And then it started to snowball. Bigly. A week before the event it was shared with over 5,000 people, over 4,000 showed interest, and over 1,000 people said they were going. Someone from ABC news reached out to her. It was getting real.
(Oh shit, I was actually going to have to give up my Saturday.)
“How many people do you think will show up for this thing?” I asked Dave.
“It could be 10, it could be 500. I really don’t know,” he answered,
And even though there had been many family discussions about it I said, “I don’t even know what we’re going to do. I know she wants to march from Hollywood and Vine to his star on Hollywood and Highland, but then what? Is there some sort of chant? Do we all just hang out there? And what if it gets violent? I mean, what do we do?”
He just sort of shrugged and admitted he was as clueless as I was.
At dinner that night we started talking logistics. Where to park. What exactly would happen. How cool it was that Marley was contacted by ABC. And then she just sort of shut down. “I don’t even know what I’m doing,” she said. “Probably no one is going to show up. I don’t even want to do it anymore.” Anxiety was getting the best of her.
And even though a bonus Saturday in December would have been lovely gift to this unorganized mom who was nowhere near done with her Christmas shopping (and Macy’s was probably having a sale), I said, “It will be awesome. Even if it’s just us, we’ll have our signs and we’ll march. You’re standing up for what you believe in.” But, I have to admit I was a little worried.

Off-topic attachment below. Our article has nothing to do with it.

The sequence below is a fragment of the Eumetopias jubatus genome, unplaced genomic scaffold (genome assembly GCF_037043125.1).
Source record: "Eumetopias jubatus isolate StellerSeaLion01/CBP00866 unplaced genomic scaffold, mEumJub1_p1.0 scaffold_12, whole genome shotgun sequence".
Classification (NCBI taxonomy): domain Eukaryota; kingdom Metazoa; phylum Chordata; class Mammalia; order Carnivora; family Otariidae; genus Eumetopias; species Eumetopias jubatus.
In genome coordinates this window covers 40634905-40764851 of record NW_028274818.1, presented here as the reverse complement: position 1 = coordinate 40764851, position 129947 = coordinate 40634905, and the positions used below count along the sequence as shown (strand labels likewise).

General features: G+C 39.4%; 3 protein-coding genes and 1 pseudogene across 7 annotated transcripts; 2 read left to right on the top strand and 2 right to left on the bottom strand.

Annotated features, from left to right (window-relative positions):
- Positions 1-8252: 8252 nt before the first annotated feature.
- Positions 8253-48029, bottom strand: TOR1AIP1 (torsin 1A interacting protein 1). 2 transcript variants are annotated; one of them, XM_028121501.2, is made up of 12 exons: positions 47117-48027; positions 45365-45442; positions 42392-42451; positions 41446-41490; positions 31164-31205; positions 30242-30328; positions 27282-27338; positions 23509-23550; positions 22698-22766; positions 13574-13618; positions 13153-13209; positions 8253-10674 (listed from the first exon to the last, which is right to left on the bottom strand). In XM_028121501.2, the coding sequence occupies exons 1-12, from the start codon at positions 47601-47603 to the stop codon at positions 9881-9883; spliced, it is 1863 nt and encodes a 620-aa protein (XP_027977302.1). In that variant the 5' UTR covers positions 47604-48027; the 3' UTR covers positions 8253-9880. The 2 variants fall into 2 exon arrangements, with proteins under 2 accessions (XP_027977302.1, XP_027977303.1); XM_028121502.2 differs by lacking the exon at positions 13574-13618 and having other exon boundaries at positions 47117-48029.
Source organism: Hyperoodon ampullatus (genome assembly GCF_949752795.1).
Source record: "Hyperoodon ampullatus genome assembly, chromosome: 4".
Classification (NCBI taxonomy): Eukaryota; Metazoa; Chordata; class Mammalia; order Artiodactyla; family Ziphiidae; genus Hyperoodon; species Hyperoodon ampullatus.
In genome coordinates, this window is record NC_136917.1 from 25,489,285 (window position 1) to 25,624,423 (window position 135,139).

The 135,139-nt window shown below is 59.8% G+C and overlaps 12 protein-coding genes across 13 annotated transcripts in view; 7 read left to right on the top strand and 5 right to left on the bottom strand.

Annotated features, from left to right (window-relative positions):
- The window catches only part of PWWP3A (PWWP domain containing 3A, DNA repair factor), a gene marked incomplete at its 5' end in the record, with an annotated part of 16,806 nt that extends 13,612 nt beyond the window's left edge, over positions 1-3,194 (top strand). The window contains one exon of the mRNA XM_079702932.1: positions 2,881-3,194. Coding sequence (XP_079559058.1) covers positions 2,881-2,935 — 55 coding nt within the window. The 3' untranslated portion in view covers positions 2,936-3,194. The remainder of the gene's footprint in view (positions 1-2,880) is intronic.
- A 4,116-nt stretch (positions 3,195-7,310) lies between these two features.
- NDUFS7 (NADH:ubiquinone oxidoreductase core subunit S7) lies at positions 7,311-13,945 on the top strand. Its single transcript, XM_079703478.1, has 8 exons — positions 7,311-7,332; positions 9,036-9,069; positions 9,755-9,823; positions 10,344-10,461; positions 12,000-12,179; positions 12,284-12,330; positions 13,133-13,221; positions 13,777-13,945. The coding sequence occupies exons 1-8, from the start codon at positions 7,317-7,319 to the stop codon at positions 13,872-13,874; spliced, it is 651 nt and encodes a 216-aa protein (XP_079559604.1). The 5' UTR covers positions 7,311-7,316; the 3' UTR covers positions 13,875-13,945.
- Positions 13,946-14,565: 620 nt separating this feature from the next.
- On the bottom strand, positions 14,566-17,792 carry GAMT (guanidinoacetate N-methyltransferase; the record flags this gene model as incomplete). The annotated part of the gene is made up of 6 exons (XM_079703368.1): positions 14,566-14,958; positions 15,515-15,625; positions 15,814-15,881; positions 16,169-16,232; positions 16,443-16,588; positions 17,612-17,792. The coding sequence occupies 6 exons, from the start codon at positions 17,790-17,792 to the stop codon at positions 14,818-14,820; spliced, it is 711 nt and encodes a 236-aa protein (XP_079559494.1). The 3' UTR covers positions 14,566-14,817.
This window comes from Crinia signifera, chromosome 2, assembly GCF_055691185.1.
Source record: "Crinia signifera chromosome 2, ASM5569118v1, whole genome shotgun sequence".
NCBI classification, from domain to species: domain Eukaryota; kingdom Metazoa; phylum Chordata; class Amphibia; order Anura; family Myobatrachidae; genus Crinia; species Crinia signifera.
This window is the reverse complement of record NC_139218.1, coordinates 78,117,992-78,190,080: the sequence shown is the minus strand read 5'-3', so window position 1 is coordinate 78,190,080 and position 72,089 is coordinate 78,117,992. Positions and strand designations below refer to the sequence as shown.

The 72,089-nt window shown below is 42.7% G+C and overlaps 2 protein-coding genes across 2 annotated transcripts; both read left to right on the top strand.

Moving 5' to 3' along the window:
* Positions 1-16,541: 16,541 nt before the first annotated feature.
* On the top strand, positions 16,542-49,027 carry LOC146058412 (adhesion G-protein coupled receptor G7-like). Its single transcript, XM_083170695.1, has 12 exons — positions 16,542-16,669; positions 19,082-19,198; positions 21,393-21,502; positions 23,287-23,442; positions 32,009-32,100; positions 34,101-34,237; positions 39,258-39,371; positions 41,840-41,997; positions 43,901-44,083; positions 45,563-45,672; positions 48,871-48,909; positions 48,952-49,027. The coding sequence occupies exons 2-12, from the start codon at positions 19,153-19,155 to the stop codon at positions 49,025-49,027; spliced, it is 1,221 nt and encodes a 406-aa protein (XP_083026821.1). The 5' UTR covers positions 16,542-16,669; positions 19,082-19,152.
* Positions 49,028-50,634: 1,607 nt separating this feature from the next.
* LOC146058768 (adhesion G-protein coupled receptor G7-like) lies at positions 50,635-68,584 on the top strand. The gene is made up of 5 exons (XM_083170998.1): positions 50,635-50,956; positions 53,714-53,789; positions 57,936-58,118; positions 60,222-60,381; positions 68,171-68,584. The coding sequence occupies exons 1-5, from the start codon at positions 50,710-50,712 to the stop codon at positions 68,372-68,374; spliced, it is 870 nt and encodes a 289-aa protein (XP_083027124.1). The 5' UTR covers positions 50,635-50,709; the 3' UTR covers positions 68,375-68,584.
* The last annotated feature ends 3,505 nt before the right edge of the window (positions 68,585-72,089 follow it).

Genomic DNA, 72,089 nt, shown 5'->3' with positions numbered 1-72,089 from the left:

It turns out I didn’t need to be. Because this girl? My daughter? The one who can barely get her shit together for school? She was on it. Organized. She freaking rocked it.
The night before the march things started to go wrong, but she handled each road block like a pro and received support from other activists and the police.
First the trolls came out saying awful, hurtful things. (To a sixteen year old! As if their First Lady-Elect’s “fight against cyber bullying” wasn’t ironic enough.) But a lovely man named Ian who’d been to his share of protests, reached out to her and told her she was awesome and told her that trolls were just that: trolls. He messaged back and forth with her all night and gave advice and peace of mind.